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Ministering Cross-Culturally: An Incarnational Model for Personal Relationships Paperback – October 1, 2003
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Top Customer Reviews
Increasingly in the world today, no matter what profession one chooses, there will be people from a wide range of backgrounds and cultures -- even in the smallest of towns, people from different social strata will interact and come together in certain venues, and church and chaplaincy settings are among those. Cross-cultural ministry is not something reserved to those going off in foreign mission fields, but has an impact right here at home, wherever home may be.
One of the key concepts here is the dealing with conversation and conflict. The way people interact differently can lead to conflict -- not necessarily open violence (although sometimes that can happen), but rather the kind of tension that is caused when people don't understand each other. What we sometimes fail to forget is that people attribute importance and moral force to their actions and those of others, and will react not only to what is being said and done, but to their own interpretations of the meanings of those words and actions. This is derived from cultural influences -- shared culture as well as personal and family culture.
Lingenfelter and Mayer look at key concepts -- differences in the way we look at time, judgement, crisis management, goals, self-valuation, and vulnerabilities. For example, in urban cultures, people tend to lead fast-paced lives more frequently than those in small-town cultures; a person moving from one setting to another may find it irritating to be in such a setting, and perhaps not even know why.Read more ›
For those preparing to go cross-cultural, even for short-term trips, this is a must-read. it isn't long, but its full of great stuff to pray, meditate, think about, and discuss. It does a great job of equipping and working on your mindset to be ready to face many of the things that will be guaranteed to culture shock you.
even for those who have already done/been doing cross-cultural work, I think this book is always a fresh reminder of the Biblical example we have in Christ, and that, as with all things, should be our singular focus. Who is Jesus the Christ, and how does that change the way I live my life for His glory?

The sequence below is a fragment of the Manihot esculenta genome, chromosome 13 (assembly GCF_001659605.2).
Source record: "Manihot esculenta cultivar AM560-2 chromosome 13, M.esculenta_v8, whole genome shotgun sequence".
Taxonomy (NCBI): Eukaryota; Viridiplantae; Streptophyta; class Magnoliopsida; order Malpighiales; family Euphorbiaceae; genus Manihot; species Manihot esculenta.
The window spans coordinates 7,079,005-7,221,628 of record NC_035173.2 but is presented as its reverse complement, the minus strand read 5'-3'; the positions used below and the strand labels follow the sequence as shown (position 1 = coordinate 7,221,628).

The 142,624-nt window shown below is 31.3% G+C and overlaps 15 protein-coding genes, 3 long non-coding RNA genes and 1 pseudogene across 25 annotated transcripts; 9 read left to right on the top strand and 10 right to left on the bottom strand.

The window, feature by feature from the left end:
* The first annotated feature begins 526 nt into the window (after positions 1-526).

Marvin Mayers work analyzes cultural values and divides them into twelve dimensions. Each of these dimensions has a contrasting value, making six competing value pairs that can be plotted on a grid. Lingenfelter provides a simple test so that the reader might plot himself on a each of the six grids, and determine his personal/cultural values. These pairs of values are as follows:
Time (time conscious and punctual versus event-oriented)
Judgment (seeing the world in "black & white" versus "shades of grey)
Handling Crises (focus on preparation versus comfort thinking on your feet)
Goals (task orientation versus relationship orientation)
Individual Worth (is honor achieved by works or bestowed at birth)
Vulnerability (is it OK to show weakness?)
Lingenfelter then analyzes the six pairs of values to illustrate the similarities and differences between Western values, Yapese (from the Island of Yap, where Lingenfelter did most of his doctoral/mission work), and the values displayed by Jesus. This knowledge of our own Western values and the often-contrasting values of others is necessary to achieve the purpose Lingenftelter advances for the reader.Read more ›
The author of this book spent a good deal of time on the Island of Yap, which is in the South Pacafic, in Micronesia. He documents his cross-cultural experiences in this book. He tells of both the good and bad of his experiences and how it strengthened him as both a Christian and minister of the gospel. He also tells of the barriers he had to cross in order to effectivey share the gospel to the people of Yap. Overall, this book is a cross between a "how-to" and a cross cultural autobiography.
Like Rev. Lingenfelter, I am also involved in cross-cultural ministry. And even though I've never been to Yap, I can understand what he went through. If you do any type of cross-cultural ministry here in America or anywhere else, youshould read this book. It may not have all of the answers you need. But it will indeed get you pointed in the right direction.
Most Recent Customer Reviews
If there were decimal points, I probably would have rated this book at a 4.5. Using examples from the Micronesian culture of Yap, the author dissects and examines some basic... Read morePublished 1 month ago by Amanda Austin
No missionary should leave without first reading this book! If you only read one book in preparation this is it!Published 4 months ago by Jamie West Zumwalt
Great read and wonderful insights to help individuals understand other cultures better.Published 5 months ago by Judson C.
It was different than I expected, but better than I expected. Very practical for working with people that are different here and there.Published 6 months ago by ko
Book content was amazing but the book I got had a sticker on it that when I tried taking it off it left unnecessary marksPublished 7 months ago by user1
I love this book! So interesting and practical to understand different cultures.Published 8 months ago by So-Yeon Won